I rarely if ever quote directly from press releases or back labels, but this particular pitch caught my eye:
Don't you know about the bird? Well, in Italy everybody’s heard, about the bird! If you're not in the know, the bird is the hawk, the symbol of Montefalco, the medieval town in Central Italy (Umbria) rebuilt by Frederick II in 1249.
Little did the writer know that I'm the kind of guy who got excited about seeing a Cooper's Hawk in the cove outside my bedroom window. I ran outside and captured it in four different poses as it was chased away by a Mockingbird (state bird of Tennessee, natch). I'm not an active birder but I did truly enjoy the 2011 comedy The Big Year, and having spent a lot of time in the woods and traveling, I'm always excited to spot a bird I've never seen in the flesh before. Such an interest translates well into wine, with the opportunity to chase after certain rare grapes, regions, or vintages. Unlike birders, I get most of my interesting finds delivered to my doorstep.
Note to bird breeders and international rara avis smugglers: Please do not send me any bird samples. I prefer to wait for natural migration patterns or the odd summer storm to deliver interesting birds to my backyard.
As mentioned in the top quote, these wines come from one of those ancient little towns in the middle of Italy. Umbria is a region associated with famous towns like Assisi and Perugia, and I enjoyed my visit there. The cities are not big like Rome and Milan, the name is not as well associated with romantic writing about Tuscany and Emilia-Romagna, but the food, wine, and people are wonderful. Here are three tasty wines from the small medieval town of about five thousand citizens. Two of them feature the iconic, tannic, regional, dark grape known as Sagrantino.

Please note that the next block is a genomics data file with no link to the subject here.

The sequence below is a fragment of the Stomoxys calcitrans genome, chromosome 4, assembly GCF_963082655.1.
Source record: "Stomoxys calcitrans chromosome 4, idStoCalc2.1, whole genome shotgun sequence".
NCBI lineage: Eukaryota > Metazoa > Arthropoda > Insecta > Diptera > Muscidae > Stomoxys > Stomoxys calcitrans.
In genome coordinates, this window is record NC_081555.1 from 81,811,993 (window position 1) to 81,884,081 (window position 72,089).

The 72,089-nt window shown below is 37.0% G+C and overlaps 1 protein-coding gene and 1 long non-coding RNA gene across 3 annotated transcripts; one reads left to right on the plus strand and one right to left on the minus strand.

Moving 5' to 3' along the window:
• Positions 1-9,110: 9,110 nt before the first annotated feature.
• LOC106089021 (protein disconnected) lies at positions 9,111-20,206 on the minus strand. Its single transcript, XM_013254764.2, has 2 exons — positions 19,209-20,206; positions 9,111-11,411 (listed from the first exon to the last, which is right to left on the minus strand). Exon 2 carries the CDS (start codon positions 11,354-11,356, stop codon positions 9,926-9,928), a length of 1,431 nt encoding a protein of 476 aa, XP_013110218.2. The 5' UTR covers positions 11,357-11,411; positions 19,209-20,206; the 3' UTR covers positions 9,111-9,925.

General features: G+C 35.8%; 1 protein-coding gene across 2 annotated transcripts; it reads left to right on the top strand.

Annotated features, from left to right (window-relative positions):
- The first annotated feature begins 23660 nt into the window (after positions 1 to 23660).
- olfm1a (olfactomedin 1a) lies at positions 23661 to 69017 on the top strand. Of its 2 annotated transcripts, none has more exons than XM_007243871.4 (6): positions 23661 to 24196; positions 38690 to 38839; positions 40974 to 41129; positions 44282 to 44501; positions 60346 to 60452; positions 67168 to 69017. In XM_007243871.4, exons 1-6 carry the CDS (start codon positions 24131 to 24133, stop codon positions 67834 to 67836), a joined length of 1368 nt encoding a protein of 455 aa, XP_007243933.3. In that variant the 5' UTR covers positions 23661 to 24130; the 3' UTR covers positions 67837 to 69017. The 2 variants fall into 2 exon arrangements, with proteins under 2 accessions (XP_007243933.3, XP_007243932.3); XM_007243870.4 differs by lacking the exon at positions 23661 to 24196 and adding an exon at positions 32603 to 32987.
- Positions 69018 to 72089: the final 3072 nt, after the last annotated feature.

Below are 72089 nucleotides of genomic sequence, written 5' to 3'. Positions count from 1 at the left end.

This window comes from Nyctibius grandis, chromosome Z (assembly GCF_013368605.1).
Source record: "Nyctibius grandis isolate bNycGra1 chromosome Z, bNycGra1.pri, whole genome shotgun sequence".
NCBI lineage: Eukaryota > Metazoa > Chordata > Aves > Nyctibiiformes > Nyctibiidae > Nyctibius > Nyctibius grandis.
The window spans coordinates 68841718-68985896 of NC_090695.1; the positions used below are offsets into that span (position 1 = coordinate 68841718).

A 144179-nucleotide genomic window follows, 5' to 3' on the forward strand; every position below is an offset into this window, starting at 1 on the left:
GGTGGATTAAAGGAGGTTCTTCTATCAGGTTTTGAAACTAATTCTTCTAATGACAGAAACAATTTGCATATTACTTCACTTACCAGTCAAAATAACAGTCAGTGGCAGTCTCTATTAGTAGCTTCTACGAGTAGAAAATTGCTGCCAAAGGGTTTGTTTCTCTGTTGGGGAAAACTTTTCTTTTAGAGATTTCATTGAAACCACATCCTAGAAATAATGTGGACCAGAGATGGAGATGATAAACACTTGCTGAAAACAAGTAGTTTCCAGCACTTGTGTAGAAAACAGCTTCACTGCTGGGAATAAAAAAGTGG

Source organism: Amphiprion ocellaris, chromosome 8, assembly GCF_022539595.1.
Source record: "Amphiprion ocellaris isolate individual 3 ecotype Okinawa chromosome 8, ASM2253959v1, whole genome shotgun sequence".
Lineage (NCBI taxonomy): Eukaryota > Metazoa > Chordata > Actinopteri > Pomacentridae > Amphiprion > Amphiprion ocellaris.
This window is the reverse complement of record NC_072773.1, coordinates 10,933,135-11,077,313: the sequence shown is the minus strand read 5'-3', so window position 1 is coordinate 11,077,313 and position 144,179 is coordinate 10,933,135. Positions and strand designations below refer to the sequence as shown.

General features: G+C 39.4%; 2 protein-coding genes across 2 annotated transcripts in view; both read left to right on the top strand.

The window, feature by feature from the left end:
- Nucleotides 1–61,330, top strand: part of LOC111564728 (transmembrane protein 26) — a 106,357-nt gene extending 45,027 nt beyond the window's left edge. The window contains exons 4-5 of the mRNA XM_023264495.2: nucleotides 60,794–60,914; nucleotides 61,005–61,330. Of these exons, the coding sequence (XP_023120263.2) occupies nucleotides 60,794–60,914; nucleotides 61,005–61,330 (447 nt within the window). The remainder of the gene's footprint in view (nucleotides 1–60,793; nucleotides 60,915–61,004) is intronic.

2011 Scacciadiavoli Grechetto dell'Umbria
$15, 13% abv.
This Greek grape found its way to Italy a very long time ago. Despite the thick skin this grape produces very delicate white pear flavors, low acidity, and a mild, clean finish. Serve with a traditional rustic fava bean soup.
2010 Arnaldo-Caprai Montefalco Rosso
Montefalco Rosso DOC
70% Sangiovese, 15% Sagrantino, 15% Merlot
$23, 14.5% abv.
This bottle had a nose of red cherry with tart acidity and firm tannins, showing that the Sagrantino can be really bold even at 15%. Later there were notes of leather and cedar on the finish. I'd suggest a simple quattro stagioni pizza with a single topping on each quarter representing a different season. I don't know why this dish hasn't caught on here in the US, perhaps in a version with our own local delicacies. The ones I had in Umbria featured ham, olives, artichoke hearts, and mushrooms above the tomato sauce and mozzarella. I finished off an entire one while chatting with the chef one cold December day in Perugia...
Sagrantino di Montefalco DOCG
$48, 14% abv.
If Italy teaches you anything, it's patience. Despite the fact that this wine is six years old, the pure Sagrantino makeup means that it remains bold and big. Another half decade might be required to soften these strong grapes. The Perticaia features a dominant profile of black cherry with a touch of cinnamon. Bold tannins and blackberries follow on the palate. Nice, big finish. This would be amazing with a rich venison stew full of garlic and perhaps a few truffle shavings for depth. The wine would certainly stand up to it.
Interested in birds and wine? Be sure to check out my friend Dezel's site My Vine Spot. A lot of his reviews end with gorgeous photos of the local avian population of the Washington, D.C. area.
Note: These wines were provided as samples.